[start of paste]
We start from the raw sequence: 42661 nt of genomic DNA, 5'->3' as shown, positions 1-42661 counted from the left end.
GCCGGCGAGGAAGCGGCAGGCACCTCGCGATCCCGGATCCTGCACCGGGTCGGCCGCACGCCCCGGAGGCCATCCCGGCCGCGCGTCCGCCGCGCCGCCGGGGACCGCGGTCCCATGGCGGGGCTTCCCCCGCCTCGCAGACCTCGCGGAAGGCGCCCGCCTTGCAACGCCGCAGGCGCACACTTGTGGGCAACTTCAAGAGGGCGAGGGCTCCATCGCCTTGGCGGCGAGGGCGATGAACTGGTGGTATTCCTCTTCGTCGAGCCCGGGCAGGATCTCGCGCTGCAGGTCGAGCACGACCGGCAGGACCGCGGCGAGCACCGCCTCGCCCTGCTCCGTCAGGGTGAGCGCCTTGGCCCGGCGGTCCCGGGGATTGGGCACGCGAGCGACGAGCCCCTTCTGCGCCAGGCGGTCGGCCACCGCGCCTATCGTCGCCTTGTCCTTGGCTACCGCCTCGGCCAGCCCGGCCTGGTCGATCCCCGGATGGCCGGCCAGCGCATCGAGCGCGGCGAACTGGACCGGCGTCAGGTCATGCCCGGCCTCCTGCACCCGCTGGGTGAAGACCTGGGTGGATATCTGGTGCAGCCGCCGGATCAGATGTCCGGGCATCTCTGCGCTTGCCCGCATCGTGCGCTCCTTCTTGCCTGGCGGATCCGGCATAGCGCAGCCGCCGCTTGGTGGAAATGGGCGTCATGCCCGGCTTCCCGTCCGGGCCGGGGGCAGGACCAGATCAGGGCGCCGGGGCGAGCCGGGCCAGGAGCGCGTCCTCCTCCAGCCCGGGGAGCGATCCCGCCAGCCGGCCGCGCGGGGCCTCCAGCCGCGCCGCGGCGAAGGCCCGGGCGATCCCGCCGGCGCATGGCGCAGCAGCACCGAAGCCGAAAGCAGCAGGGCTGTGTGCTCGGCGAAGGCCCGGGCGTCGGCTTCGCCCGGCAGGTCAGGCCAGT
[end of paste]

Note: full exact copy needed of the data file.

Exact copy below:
We start from the raw sequence: 42661 nt of genomic DNA, 5'->3' as shown, positions 1-42661 counted from the left end.
GCCGGCGAGGAAGCGGCAGGCACCTCGCGATCCCGGATCCTGCACCGGGTCGGCCGCACGCCCCGGAGGCCATCCCGGCCGCGCGTCCGCCGCGCCGCCGGGGACCGCGGTCCCATGGCGGGGCTTCCCCCGCCTCGCAGACCTCGCGGAAGGCGCCCGCCTTGCAACGCCGCAGGCGCACACTTGTGGGCAACTTCAAGAGGGCGAGGGCTCCATCGCCTTGGCGGCGAGGGCGATGAACTGGTGGTATTCCTCTTCGTCGAGCCCGGGCAGGATCTCGCGCTGCAGGTCGAGCACGACCGGCAGGACCGCGGCGAGCACCGCCTCGCCCTGCTCCGTCAGGGTGAGCGCCTTGGCCCGGCGGTCCCGGGGATTGGGCACGCGAGCGACGAGCCCCTTCTGCGCCAGGCGGTCGGCCACCGCGCCTATCGTCGCCTTGTCCTTGGCTACCGCCTCGGCCAGCCCGGCCTGGTCGATCCCCGGATGGCCGGCCAGCGCATCGAGCGCGGCGAACTGGACCGGCGTCAGGTCATGCCCGGCCTCCTGCACCCGCTGGGTGAAGACCTGGGTGGATATCTGGTGCAGCCGCCGGATCAGATGTCCGGGCATCTCTGCGCTTGCCCGCATCGTGCGCTCCTTCTTGCCTGGCGGATCCGGCATAGCGCAGCCGCCGCTTGGTGGAAATGGGCGTCATGCCCGGCTTCCCGTCCGGGCCGGGGGCAGGACCAGATCAGGGCGCCGGGGCGAGCCGGGCCAGGAGCGCGTCCTCCTCCAGCCCGGGGAGCGATCCCGCCAGCCGGCCGCGCGGGGCCTCCAGCCGCGCCGCGGCGAAGGCCCGGGCGATCCCGCCGGCGCATGGCGCAGCAGCACCGAAGCCGAAAGCAGCAGGGCTGTGTGCTCGGCGAAGGCCCGGGCGTCGGCTTCGCCCGGCAGGTCAGGCCAGT